Different realms of computing

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AI / Data science / machine learning / computer vision / signal processing

What is this?

Most of these fields are what are driving the innovation in our economy today.
There is a lot of overlap in these fields in terms of the tools, real-world applications, and the math.
E.g. How does Amazon know what products you might like?
They use data science to look at the buying behaviors of people in your area, people who have bought things similar to what you’ve bought, etc. In other words, they use data science to create a model of who might be similar to you so that they can recommend products.
A model is just an equation - something like:
How does Alexa understand what you are asking for? They use machine learning. Amazon engineers have recorded hundreds of thousands of voice requests, someone has manually written down (transcribed) what each audio sample is saying (labeled the data) and then input both the transcripts and the raw audio into a neural network or random forest or some other statistical algorithm which then finds correlations and differences between the examples. During this process, the algorithm builds a model based on the data that was given to it.
From there, Amazon can use that model on new recordings of voice requests to guess what you’re looking for.
There can be major sources of bias that cause a data science / machine learning model to behave in unexpected ways. For example, if all of the training data is recorded by people with a British accent, the model may not be able to recognize what Americans are asking for.
Computer vision is the process of editing or analyzing the contents of images and videos using code. An image is a matrix of pixels. In some cases, many algorithms are based on geometry and precalculus (E.g. combining several photos into a panorama). Other times, models may be based on data science and machine learning (e.g. recognizing faces in a photo, restoring old movies).
How can a software detect if you have diabetes just by looking at a picture of your eye? The software developer takes several hundred photos of eyes from various people in various lighting conditions at various times of day, labels which images depict a person with diabetes and which don’t, and use a machine learning algorithm to create model if there are any valid correlations.
As before, training a computer vision model on one sample population and using the model on another population can result in inaccurate predictions and unintended consequences. E.g. many police facial recognition softwares are trained primarily using white faces (because most of the employees at the companies that make these softwares are white, and they may use their own faces or faces of people they know as input). As a result, they are very accurate when differentiating between different white people, but they are notoriously inaccurate when looking at black or latino or asian faces. This means that the wrong person could be put in a jail for a crime they did not commit.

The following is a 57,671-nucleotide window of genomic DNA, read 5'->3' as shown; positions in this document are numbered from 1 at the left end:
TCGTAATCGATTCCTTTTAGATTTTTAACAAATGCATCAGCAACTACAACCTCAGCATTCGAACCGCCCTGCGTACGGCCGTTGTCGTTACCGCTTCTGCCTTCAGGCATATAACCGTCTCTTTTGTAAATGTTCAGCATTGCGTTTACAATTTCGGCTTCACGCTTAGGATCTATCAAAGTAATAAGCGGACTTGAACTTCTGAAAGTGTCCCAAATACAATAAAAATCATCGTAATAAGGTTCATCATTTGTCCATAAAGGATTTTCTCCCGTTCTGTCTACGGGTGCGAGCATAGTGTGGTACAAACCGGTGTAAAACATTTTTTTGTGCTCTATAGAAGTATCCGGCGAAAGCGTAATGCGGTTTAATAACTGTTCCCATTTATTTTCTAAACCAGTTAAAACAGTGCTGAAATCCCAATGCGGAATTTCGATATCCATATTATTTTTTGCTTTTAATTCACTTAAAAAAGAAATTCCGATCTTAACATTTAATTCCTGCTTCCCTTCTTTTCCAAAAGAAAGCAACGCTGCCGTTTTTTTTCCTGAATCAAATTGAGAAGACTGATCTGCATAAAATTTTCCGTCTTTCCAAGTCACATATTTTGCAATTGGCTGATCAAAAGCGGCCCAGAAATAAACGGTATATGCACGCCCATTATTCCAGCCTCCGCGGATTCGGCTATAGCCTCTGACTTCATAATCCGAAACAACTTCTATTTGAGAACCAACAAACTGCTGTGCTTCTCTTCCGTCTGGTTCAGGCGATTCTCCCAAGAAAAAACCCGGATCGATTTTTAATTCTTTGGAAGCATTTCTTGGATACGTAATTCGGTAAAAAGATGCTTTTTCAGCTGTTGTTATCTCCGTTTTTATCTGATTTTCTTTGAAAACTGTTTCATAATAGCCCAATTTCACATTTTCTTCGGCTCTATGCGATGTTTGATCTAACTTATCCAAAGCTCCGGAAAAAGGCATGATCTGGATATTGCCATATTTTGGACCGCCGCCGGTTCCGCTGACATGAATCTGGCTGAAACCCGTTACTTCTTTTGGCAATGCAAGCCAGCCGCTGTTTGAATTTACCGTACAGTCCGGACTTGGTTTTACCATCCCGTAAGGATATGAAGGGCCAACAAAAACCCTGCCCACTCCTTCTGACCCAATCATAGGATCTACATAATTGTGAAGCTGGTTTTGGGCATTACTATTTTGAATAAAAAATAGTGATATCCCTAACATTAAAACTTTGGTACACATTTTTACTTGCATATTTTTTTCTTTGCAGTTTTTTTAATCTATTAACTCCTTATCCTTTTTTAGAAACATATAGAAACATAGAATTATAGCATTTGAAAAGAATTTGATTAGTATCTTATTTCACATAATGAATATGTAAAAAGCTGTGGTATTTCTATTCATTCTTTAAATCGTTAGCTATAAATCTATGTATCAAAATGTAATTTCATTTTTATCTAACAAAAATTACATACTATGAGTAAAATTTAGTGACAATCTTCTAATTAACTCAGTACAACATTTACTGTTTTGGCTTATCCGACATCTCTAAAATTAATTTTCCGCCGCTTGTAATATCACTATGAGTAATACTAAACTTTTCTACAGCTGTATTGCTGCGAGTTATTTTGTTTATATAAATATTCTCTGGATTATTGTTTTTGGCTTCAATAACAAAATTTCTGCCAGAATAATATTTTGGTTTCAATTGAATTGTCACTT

Work is considering “signal processing” if you take an input signal, apply some filter to the signal, and output a modified signal. Signal processing started out in music and electrical engineering, but now also applies to pictures, video, and many other signals.
E.g. When people talk wearing a facemask, everything sounds a bit muffled. The input is the voice, the filter is the mask, and the output is the muffled voice. In signal processing, you can create a model of what the mask is doing to the audio (this is a matrix), and use software to make it sound as if a person wasn’t wearing a mask at all!

Coding languages

Python (requires additional libraries)
R (very easy to learn - many political scientists and business analysts learn this language without knowing computer science or coding beforehand)
Since we’re teaching Python for other things anyway, it may make sense to stick with Python here too.
Common Python libraries
SciKit Learn
Libra (this one is really new. It’s not the most popular, but it is extremely powerful because it hides a lot of the behind the scenes math. Could be good for getting students exposed to analyzing complicated data sets. Should be careful of leaving students with misconceptions though.)

Important techniques / algorithms / math

Principal Component Analysis
Neural Networks
Converting audio to frequencies

Key concepts for high school students to learn

Thinking of datasets as spreadsheets and matrices rather than loops
Thinking of image editing operations as matrices (for example, blurring an image, rotating an image, detecting the outline of an object in an image)
Understanding that most things in life are not just a single variable input - there are correlations between different variables
Thinking of algorithms as Input data → Filter/processing algorithm → Output data
Just like in a bread factory, the same machine (filter processing algorithm) could yield drastically different results (output data) if the dough given to it (input data) is different.
Transforming data from one perspective to another (this is technically linear algebra, but doesn’t require linear algebra to get the intuition. Can be taught in precalculus)
Understanding bias that can be baked into the input
Understanding that the features that computers pick out using machine learning algorithms may be different than the ones humans think of, and yet they lead to pretty similar results most of the time and surprisingly different results on rare occasions.

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